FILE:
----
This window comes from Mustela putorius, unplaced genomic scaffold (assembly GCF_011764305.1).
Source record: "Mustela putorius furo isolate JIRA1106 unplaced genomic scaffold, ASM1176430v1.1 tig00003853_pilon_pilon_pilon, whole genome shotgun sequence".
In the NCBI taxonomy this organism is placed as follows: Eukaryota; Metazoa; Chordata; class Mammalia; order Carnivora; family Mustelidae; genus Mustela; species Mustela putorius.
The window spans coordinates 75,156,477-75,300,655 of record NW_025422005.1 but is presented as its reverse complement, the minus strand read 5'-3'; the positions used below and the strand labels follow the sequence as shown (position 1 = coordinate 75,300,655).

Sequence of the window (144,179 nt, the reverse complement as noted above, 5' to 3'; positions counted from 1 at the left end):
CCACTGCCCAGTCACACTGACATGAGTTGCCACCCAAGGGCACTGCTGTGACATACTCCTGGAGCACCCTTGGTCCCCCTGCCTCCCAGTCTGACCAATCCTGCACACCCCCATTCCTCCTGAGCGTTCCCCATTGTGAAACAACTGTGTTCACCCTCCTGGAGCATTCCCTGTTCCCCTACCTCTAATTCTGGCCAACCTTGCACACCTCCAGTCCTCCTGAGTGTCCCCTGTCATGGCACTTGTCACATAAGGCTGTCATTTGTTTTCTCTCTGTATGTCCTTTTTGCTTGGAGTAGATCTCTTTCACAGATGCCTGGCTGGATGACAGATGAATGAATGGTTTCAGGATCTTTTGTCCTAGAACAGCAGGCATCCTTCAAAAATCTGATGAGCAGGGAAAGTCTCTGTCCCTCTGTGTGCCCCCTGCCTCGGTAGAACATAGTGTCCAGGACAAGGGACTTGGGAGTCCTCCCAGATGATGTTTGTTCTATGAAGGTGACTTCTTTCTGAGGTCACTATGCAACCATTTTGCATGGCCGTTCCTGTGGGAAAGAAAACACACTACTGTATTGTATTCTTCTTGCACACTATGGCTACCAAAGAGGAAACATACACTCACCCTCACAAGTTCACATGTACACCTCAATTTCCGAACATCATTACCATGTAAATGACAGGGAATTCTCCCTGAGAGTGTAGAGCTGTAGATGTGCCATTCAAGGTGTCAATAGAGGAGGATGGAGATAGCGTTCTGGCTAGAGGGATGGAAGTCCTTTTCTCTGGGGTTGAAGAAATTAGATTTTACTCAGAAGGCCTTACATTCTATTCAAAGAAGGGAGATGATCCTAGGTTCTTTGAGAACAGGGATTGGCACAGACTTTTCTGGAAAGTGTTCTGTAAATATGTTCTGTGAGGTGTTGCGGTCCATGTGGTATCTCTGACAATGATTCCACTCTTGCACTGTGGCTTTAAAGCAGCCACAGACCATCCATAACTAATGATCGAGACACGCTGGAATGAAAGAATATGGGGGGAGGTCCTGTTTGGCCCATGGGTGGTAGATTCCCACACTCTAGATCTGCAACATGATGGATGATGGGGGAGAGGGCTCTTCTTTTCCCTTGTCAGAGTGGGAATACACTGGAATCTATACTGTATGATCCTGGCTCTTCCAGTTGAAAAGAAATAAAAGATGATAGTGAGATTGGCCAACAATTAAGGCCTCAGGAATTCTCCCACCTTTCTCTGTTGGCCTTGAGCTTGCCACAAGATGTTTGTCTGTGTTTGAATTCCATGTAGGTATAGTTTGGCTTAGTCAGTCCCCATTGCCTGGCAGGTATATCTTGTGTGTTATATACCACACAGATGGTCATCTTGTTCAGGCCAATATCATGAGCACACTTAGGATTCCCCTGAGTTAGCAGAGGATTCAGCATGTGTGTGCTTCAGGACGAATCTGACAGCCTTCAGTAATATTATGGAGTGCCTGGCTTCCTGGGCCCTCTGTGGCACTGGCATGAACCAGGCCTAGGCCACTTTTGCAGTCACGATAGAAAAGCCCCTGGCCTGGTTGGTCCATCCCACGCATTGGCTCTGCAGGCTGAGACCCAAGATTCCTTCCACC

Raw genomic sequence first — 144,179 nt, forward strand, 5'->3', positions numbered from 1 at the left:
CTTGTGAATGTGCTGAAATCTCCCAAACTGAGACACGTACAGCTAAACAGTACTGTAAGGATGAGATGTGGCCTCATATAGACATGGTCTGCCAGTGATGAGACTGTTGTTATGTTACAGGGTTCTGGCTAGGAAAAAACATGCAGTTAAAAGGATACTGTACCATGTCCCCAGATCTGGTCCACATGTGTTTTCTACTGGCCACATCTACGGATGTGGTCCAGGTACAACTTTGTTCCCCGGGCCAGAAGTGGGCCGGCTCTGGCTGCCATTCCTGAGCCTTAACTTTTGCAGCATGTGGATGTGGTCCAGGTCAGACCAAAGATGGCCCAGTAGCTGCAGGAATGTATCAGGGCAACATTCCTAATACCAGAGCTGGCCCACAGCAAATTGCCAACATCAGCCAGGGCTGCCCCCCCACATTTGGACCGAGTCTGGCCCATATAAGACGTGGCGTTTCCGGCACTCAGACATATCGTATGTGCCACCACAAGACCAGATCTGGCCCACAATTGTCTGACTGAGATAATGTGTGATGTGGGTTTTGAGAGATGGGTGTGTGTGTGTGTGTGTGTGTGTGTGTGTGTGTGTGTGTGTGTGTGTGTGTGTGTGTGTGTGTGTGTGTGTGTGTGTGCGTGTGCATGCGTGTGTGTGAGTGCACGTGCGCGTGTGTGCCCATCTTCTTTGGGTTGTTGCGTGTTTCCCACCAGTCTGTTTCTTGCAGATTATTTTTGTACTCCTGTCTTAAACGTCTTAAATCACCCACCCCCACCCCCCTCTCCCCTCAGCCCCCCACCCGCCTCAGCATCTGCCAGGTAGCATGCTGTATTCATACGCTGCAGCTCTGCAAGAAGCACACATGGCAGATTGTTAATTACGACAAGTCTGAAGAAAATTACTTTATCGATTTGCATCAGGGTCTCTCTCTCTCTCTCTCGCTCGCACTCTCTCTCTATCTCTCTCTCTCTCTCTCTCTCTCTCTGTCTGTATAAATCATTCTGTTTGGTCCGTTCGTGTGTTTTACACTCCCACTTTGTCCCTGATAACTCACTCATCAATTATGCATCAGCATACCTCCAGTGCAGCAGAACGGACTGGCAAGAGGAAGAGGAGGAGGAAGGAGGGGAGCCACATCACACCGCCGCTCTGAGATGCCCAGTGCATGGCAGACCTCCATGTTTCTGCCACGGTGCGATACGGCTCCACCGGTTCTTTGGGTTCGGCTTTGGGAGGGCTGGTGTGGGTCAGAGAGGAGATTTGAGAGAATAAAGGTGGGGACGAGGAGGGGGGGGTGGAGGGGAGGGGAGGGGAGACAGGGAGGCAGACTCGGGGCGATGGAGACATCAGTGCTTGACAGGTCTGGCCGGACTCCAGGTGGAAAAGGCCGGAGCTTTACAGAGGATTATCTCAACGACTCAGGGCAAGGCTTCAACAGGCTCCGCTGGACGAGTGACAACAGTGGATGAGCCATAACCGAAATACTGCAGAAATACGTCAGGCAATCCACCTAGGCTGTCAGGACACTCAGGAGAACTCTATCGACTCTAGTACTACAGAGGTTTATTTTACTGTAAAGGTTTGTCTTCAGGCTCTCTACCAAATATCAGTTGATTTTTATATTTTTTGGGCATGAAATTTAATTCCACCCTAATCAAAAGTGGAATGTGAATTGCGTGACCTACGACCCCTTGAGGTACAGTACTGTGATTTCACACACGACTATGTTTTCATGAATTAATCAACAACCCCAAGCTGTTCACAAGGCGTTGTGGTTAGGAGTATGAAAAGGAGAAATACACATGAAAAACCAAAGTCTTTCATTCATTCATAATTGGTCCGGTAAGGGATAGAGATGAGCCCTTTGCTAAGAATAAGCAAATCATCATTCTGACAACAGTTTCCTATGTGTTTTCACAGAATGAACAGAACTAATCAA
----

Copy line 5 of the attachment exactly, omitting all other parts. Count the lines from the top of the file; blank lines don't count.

Sequence of the window (144,179 nt, the reverse complement as noted above, 5' to 3'; positions counted from 1 at the left end):